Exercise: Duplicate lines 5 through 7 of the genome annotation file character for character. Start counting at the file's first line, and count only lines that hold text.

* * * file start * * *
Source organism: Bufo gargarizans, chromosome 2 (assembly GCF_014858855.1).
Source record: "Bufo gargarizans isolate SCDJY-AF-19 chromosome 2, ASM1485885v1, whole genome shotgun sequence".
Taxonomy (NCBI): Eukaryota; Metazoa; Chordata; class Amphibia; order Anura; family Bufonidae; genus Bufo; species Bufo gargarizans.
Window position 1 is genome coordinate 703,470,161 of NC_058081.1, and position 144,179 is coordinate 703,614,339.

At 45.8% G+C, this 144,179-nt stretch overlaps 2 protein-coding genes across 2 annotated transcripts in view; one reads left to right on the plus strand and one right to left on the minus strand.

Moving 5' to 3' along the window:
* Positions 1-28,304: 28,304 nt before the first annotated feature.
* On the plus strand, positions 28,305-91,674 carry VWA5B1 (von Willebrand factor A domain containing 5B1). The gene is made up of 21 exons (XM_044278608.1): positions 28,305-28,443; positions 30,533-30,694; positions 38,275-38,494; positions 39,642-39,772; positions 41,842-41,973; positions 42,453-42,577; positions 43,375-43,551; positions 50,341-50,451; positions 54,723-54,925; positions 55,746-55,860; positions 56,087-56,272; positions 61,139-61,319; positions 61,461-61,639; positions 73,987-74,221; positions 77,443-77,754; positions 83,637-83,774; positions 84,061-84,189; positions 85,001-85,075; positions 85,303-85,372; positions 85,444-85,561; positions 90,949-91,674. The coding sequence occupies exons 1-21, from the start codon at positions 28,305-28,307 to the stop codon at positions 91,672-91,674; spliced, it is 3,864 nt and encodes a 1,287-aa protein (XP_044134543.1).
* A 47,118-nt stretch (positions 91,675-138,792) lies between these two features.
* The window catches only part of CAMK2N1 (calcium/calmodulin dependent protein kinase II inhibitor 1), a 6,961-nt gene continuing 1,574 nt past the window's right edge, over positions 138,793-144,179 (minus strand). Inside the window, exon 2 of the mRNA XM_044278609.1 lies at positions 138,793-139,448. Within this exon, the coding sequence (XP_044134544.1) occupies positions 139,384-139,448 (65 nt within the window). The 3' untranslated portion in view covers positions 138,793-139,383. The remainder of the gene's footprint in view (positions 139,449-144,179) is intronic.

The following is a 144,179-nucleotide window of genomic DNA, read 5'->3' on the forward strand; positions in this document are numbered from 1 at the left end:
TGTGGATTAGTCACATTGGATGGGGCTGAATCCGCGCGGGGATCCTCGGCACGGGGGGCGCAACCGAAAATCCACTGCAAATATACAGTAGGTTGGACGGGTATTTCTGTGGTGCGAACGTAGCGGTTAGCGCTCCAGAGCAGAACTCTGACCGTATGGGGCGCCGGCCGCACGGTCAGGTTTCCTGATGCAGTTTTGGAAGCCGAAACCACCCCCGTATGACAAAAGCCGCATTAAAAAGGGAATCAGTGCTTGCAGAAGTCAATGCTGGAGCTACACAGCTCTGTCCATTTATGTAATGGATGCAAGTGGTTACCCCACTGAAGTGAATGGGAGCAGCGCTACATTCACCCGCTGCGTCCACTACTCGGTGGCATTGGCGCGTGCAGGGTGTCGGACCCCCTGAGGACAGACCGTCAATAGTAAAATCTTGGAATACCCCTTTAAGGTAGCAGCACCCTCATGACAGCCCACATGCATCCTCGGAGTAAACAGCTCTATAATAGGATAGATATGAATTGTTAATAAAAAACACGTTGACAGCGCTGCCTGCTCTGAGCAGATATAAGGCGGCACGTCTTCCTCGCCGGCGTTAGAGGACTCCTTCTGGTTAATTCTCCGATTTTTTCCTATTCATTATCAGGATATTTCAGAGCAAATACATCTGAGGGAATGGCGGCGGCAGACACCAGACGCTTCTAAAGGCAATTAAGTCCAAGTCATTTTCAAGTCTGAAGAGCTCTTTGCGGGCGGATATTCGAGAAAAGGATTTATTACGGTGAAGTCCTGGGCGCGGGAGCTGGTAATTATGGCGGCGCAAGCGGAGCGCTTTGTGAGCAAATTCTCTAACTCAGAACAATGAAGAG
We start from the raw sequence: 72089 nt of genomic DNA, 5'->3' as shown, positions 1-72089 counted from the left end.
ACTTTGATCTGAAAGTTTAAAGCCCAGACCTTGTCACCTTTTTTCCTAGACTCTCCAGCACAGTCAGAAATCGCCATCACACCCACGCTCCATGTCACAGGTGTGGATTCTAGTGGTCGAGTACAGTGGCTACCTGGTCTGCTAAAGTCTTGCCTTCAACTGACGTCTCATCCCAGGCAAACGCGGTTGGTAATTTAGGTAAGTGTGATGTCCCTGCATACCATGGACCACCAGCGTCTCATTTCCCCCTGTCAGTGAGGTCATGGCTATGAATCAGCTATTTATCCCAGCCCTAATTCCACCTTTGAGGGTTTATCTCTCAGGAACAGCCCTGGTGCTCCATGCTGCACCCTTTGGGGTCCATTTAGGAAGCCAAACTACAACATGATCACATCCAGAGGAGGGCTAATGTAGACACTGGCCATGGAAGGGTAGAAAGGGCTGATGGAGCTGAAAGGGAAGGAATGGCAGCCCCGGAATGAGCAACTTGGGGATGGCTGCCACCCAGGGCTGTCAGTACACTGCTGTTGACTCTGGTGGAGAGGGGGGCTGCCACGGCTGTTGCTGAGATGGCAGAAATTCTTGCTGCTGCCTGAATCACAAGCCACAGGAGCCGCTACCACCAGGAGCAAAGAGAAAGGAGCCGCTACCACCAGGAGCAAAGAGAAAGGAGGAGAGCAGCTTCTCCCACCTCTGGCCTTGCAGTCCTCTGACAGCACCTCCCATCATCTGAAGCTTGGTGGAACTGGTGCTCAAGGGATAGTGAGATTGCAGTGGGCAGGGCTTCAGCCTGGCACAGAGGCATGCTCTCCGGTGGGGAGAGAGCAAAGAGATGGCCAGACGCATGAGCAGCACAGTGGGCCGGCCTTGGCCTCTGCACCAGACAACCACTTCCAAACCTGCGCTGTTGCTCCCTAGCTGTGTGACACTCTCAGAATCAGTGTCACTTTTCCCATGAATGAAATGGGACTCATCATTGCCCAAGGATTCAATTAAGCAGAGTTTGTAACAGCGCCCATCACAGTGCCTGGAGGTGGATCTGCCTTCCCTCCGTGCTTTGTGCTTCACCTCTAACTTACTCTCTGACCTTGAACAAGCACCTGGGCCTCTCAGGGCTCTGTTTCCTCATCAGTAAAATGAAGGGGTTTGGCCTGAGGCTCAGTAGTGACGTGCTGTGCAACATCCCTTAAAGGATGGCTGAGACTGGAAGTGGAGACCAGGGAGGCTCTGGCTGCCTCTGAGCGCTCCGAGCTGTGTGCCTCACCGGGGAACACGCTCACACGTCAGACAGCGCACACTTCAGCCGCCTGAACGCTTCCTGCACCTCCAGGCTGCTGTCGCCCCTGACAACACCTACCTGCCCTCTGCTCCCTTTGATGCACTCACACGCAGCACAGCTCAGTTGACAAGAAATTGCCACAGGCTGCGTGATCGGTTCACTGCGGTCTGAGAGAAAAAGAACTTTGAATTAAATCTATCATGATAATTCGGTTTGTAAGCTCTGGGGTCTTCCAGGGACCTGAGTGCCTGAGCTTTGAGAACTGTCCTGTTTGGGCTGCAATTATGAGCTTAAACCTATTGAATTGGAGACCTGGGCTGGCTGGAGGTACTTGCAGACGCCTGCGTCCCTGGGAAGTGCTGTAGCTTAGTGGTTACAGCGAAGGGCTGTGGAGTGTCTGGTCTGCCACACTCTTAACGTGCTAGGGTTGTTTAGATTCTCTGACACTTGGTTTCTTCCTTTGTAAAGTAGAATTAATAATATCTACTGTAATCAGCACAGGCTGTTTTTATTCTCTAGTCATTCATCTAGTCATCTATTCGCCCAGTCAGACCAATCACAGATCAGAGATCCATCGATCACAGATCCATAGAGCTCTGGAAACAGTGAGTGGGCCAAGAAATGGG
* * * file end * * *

At 45.8% G+C, this 144,179-nt stretch overlaps 2 protein-coding genes across 2 annotated transcripts in view; one reads left to right on the plus strand and one right to left on the minus strand.

Moving 5' to 3' along the window:
* Positions 1-28,304: 28,304 nt before the first annotated feature.